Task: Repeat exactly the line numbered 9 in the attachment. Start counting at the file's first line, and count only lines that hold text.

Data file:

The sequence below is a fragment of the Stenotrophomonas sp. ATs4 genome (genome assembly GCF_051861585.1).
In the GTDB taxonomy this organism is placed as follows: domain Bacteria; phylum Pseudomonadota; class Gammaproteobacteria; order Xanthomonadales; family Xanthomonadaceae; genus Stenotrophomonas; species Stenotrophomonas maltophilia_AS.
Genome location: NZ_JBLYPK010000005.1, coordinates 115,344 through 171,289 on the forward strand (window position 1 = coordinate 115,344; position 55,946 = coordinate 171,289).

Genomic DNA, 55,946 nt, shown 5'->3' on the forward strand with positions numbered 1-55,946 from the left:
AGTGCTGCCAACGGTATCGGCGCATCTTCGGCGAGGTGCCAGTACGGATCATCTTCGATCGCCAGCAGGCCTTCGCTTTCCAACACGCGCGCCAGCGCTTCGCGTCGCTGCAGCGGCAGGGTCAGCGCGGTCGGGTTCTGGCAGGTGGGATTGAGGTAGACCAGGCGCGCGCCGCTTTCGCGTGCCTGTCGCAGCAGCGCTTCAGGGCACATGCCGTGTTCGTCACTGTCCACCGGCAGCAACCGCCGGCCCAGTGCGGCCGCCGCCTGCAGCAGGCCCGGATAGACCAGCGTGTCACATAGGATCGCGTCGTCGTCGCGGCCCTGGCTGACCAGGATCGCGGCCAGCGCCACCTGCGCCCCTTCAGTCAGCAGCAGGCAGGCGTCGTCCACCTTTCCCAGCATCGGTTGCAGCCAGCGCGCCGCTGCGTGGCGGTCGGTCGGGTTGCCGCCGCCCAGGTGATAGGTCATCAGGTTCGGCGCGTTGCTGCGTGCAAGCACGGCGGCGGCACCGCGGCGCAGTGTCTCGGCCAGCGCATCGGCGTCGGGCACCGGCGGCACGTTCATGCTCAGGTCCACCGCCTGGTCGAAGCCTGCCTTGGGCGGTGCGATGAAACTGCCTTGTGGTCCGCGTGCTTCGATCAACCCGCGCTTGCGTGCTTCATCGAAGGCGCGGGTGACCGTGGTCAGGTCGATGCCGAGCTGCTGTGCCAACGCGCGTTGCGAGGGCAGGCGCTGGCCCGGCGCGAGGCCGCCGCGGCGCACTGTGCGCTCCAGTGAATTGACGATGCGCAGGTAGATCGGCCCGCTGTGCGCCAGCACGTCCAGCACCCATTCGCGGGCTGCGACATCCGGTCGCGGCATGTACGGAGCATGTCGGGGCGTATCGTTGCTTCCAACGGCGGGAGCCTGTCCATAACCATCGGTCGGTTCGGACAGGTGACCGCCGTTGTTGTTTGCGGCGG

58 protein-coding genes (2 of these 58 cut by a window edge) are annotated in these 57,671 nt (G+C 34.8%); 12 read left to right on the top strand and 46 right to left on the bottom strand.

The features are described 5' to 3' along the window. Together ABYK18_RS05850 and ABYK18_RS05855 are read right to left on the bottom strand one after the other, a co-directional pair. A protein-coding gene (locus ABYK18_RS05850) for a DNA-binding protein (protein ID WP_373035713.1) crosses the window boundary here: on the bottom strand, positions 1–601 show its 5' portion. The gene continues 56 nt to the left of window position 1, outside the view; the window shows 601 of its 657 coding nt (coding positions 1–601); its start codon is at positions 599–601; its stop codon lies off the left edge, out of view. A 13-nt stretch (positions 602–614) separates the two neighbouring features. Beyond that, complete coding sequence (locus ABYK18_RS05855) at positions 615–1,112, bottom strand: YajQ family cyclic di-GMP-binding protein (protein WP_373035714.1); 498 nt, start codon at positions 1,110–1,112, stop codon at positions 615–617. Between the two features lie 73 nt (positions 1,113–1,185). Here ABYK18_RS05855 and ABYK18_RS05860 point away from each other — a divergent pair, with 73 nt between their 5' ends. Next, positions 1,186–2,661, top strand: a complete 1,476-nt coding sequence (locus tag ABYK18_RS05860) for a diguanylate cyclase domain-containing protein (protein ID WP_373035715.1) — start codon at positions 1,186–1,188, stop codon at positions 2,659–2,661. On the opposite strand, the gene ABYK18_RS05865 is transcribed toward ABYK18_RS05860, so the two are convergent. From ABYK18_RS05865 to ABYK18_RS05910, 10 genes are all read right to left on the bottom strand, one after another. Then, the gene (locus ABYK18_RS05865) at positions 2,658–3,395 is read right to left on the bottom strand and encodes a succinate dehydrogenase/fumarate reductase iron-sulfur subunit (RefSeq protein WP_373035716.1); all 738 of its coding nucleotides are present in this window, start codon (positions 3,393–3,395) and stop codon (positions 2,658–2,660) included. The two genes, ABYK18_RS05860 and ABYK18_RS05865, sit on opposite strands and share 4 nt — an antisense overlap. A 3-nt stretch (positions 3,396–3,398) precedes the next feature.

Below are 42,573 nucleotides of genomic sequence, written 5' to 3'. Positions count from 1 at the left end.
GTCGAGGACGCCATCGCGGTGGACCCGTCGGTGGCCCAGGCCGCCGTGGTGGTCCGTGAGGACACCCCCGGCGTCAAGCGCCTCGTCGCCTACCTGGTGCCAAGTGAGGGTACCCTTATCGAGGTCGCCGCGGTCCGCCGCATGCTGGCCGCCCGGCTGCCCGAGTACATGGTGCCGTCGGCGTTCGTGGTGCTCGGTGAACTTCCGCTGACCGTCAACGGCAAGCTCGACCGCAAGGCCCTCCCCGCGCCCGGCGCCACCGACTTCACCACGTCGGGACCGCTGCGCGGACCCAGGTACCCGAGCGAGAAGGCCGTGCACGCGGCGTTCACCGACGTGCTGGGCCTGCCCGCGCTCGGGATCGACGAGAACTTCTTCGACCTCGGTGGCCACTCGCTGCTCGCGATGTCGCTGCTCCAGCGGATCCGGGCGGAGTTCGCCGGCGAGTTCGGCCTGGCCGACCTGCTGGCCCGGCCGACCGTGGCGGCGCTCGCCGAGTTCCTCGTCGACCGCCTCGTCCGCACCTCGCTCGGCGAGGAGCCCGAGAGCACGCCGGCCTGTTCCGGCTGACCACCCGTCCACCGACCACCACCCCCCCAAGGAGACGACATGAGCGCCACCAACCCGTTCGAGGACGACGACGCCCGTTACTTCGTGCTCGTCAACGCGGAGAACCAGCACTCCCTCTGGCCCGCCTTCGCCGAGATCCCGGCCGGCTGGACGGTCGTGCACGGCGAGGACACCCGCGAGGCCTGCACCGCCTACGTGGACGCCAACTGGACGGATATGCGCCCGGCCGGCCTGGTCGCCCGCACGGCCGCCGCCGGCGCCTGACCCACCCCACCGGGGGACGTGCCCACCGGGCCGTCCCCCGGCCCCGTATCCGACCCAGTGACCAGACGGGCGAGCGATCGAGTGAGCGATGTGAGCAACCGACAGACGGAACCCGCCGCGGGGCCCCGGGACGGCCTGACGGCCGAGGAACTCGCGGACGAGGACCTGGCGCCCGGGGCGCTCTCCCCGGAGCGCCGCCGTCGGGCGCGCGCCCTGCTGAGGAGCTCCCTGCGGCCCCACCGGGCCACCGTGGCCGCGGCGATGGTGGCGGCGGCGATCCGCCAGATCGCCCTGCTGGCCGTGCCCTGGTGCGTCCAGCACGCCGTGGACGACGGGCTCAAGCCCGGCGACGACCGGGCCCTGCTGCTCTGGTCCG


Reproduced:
GTCGAGGACGCCATCGCGGTGGACCCGTCGGTGGCCCAGGCCGCCGTGGTGGTCCGTGAGGACACCCCCGGCGTCAAGCGCCTCGTCGCCTACCTGGTGCCAAGTGAGGGTACCCTTATCGAGGTCGCCGCGGTCCGCCGCATGCTGGCCGCCCGGCTGCCCGAGTACATGGTGCCGTCGGCGTTCGTGGTGCTCGGTGAACTTCCGCTGACCGTCAACGGCAAGCTCGACCGCAAGGCCCTCCCCGCGCCCGGCGCCACCGACTTCACCACGTCGGGACCGCTGCGCGGACCCAGGTACCCGAGCGAGAAGGCCGTGCACGCGGCGTTCACCGACGTGCTGGGCCTGCCCGCGCTCGGGATCGACGAGAACTTCTTCGACCTCGGTGGCCACTCGCTGCTCGCGATGTCGCTGCTCCAGCGGATCCGGGCGGAGTTCGCCGGCGAGTTCGGCCTGGCCGACCTGCTGGCCCGGCCGACCGTGGCGGCGCTCGCCGAGTTCCTCGTCGACCGCCTCGTCCGCACCTCGCTCGGCGAGGAGCCCGAGAGCACGCCGGCCTGTTCCGGCTGACCACCCGTCCACCGACCACCACCCCCCCAAGGAGACGACATGAGCGCCACCAACCCGTTCGAGGACGACGACGCCCGTTACTTCGTGCTCGTCAACGCGGAGAACCAGCACTCCCTCTGGCCCGCCTTCGCCGAGATCCCGGCCGGCTGGACGGTCGTGCACGGCGAGGACACCCGCGAGGCCTGCACCGCCTACGTGGACGCCAACTGGACGGATATGCGCCCGGCCGGCCTGGTCGCCCGCACGGCCGCCGCCGGCGCCTGACCCACCCCACCGGGGGACGTGCCCACCGGGCCGTCCCCCGGCCCCGTATCCGACCCAGTGACCAGACGGGCGAGCGATCGAGTGAGCGATGTGAGCAACCGACAGACGGAACCCGCCGCGGGGCCCCGGGACGGCCTGACGGCCGAGGAACTCGCGGACGAGGACCTGGCGCCCGGGGCGCTCTCCCCGGAGCGCCGCCGTCGGGCGCGCGCCCTGCTGAGGAGCTCCCTGCGGCCCCACCGGGCCACCGTGGCCGCGGCGATGGTGGCGGCGGCGATCCGCCAGATCGCCCTGCTGGCCGTGCCCTGGTGCGTCCAGCACGCCGTGGACGACGGGCTCAAGCCCGGCGACGACCGGGCCCTGCTGCTCTGGTCCG